Cullen Murphy

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Cullen Murphy in 2007.

John Cullen Murphy, Jr. (born September 1, 1952) is an American writer, journalist and editor who was managing editor of The Atlantic magazine from 1985–2006.

He was born in New Rochelle, New York, in 1952, a son of illustrator and cartoonist John Cullen Murphy. He grew up in Greenwich, Connecticut. He was educated at Amherst College, from which he graduated with honors in medieval history in 1974. Murphy's first magazine job was in the paste-up department of Change, a magazine devoted to higher education.

He became an editor of The Wilson Quarterly in 1977. From the mid 1970s until 2004 he worked with his father, John Cullen Murphy, as writer for the comic strip Prince Valiant, for which his father produced the artwork.[1] He is also the author of The Word According to Eve: Women and the Bible in Ancient Times and Our Own (1999); Are We Rome? (2007), which compares the politics and culture of Ancient Rome with that of the contemporary United States;[2] God's Jury: The Inquisition and the Making of the Modern World (2012); and Cartoon County: My Father and His Friends in the Golden Age of Make-Believe (2017), a history of the cartoonists and illustrators from the Connecticut School.

He currently serves as editor at large for Vanity Fair and lives in Massachusetts. He is on the advisory board of the literary magazine The Common, based at Amherst College.[3] He has three children: Jack, Anna, and Tim.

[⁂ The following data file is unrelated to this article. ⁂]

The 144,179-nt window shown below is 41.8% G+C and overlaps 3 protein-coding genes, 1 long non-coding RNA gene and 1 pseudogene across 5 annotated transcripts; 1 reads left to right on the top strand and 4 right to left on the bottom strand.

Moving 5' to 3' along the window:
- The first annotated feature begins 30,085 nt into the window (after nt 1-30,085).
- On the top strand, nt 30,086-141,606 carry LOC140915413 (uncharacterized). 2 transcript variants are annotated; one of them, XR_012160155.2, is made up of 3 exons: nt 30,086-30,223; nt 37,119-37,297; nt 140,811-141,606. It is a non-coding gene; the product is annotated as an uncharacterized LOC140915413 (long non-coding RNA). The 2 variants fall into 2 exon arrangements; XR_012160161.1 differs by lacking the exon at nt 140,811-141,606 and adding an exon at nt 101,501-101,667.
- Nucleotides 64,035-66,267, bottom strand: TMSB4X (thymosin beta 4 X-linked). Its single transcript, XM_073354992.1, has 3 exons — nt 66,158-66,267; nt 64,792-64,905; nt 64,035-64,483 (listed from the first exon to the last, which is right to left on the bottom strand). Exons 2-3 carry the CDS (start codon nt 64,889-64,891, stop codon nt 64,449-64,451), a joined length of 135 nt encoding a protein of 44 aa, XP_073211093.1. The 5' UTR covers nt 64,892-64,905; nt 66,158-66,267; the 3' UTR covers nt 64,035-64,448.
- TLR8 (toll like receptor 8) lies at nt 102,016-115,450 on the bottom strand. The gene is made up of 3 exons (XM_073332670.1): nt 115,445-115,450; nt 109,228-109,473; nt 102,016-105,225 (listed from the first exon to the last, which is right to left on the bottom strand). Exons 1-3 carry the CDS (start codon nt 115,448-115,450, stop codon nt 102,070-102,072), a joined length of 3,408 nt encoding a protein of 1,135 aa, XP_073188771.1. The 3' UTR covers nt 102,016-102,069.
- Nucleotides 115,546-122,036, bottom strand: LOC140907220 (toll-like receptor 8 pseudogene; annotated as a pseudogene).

• Rathje, William & Cullen Murphy (1992). Rubbish! The archaeology of garbage. New York: HarperCollins.
  • Murphy, Cullen (1995). Just curious : essays. Boston: Houghton Mifflin.
  • — (August 1996). "Eminent domains : a horticulturalist and the landscape at Monticello that he has brought back to life". Brief Lives. The Atlantic Monthly. 278 (2): 28–31.


  1. ^ Cullen Murphy (September 21, 2009). "Triumphant Return; An insider expounds on "Prince Valiant"". Vanity Fair.
  2. ^ Shafritz, Jay M.; Russell, E.W.; Borick, Christopher P. (2013). Introducing Public Administration (8 ed.). New Jersey: Pearson Education. p. 211. ISBN 978-0-205-85589-6.
  3. ^ "About | The Common". Retrieved 2012-03-10.

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